So a system where each reel is checked manually for correct value , is the safest way to avoid wrong passive components getting inserted .

  4. Mr. Roques
    August 14, 2013

    They test a few from the reel, not every single passive component, right? If the problem is mislabelling, then its not that bad. 

    If the problem is organizing them and that you can get a mix of values, that's harder and more expensive to solve.

  5. _hm
    August 14, 2013

    What a true life story! I have spent days to find these little guys in most urgent schedule. It takes a lots of effort and rework is very painful. Sometime you have 25 or more parts with same value and all wrong by one decimal point.

    My advise for CM is to perform incoming inspection for these little fellows. Just measure value for two to five samples in 5000 pc reel.

     

  6. elctrnx_lyf
    August 15, 2013

    If it is not really expensive all the pick and place machines would come with the feature to measure the value of the resistors and polarity of the parts. I believe the reason for not having the feature is both the economical and technical constraints.

  7. _hm
    August 16, 2013

    It may be that this source of error in passive first may be attributed to select few manufacturers. Also, if detail analysis is done, it may turn out that only some kind of machines or operators are involved for this source of errors.

    Is it possible to investigate and analyze how the this error occurs? It may not be that difficult to prevent. And it is very essential to prevent it. We do not want to change 0201 and 0402 resistors in 10s or sometime 100 per PCB assembly.

  8. FLYINGSCOT
    August 16, 2013

    It is not the major issue but I was wondering if the supplier has any liability for a mislabeling error or is the onus on the consumer of the goods to check suitability?

  9. t.alex
    August 16, 2013

    FLYINGSCOT, this is a good point. Pehaps supplier should have some sort of guarantee and compensation should their reels are mislabelled. 

  10. Hailey Lynne McKeefry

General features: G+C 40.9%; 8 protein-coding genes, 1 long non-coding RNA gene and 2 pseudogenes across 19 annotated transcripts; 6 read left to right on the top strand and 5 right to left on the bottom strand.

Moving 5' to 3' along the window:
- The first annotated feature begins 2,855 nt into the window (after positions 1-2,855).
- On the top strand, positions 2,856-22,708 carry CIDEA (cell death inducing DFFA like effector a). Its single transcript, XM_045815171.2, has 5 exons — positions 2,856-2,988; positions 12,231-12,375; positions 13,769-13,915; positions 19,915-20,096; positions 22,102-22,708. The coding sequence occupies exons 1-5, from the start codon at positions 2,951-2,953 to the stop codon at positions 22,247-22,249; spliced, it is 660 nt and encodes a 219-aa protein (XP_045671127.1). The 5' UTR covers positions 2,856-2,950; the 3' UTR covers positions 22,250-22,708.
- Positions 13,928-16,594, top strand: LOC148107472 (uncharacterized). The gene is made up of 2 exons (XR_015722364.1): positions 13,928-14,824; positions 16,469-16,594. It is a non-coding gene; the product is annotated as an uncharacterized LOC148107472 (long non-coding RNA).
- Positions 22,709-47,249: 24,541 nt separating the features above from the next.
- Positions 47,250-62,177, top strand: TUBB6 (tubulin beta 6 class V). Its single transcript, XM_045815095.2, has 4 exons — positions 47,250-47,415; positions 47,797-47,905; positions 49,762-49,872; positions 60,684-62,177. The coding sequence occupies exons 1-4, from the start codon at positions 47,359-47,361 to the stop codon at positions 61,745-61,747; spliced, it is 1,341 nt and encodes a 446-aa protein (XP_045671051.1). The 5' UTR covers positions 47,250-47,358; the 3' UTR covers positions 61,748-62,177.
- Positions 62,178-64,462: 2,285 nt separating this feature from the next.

August 18, 2013

    @Michael, do you have any sort of stats about how common mislabing is? Is it more common in certain types of parts? (I am assuming, smaller parts more mislabeling)

  11. Hailey Lynne McKeefry
    August 18, 2013

    The human element is always the most common way that mistakes get introduced into systems. Ironically, it's probably a human element, in this case, that is also teh best panacea.

  12. Hailey Lynne McKeefry
    August 18, 2013

    @_HM, sorry for your pain! Do you think these kinds of problems would make you look to source products elsewhere? Or is it just something that happens and you have to remain alert to it?

  13. ahdand
    August 19, 2013

    @Hailey: Good question. My advice would be to be on your toes and try to figure out at the beginning itself so you can mitigate the issue then and there itself before it gets out of hand.       

  14. Michael Allen
    August 19, 2013

    Hailey,

    We mostly see it in the passives like resistors and capacitors. Seldom are IC's miss marked. We have seen them missed marked from the manufactures as well as by the distrubutors. It sort of reminds me of the old days when non ROHS parts came in marked ROHS but our XRF equipment clearly indicated lead on the end caps.  So it all comes down to trust but verify.

  15. Hailey Lynne McKeefry
    August 19, 2013

    @Michael, “trust but verity” is a great motto in many instances. And passives are something like flour in the baking world–no one thinks about it but you can't bake without it.

  16. SunitaT
    August 25, 2013

    The supply chain has been facing these problems for a while. The parts that come on board need to be tested and retested. Human errors prove to be costly and often a company has to provide support that costs even more money.

  17. SunitaT
    August 25, 2013

    The supply chain needs better testing equipment. As the article explains that a ten ohm resistor looks the same as a high output variant. However this is easily said than done. The process of testing when done through human hands is tedious, and when done through high tech testing equipment proves costly.

  18. Eldredge
    September 3, 2013

    Michael,

    Thanks for a good overview of the potential problems of incorrect passive components. Sometimes it can even come down to a device with the correct value, but incorrect tolernce in a particular circuit application, producing borderline circuit behavior.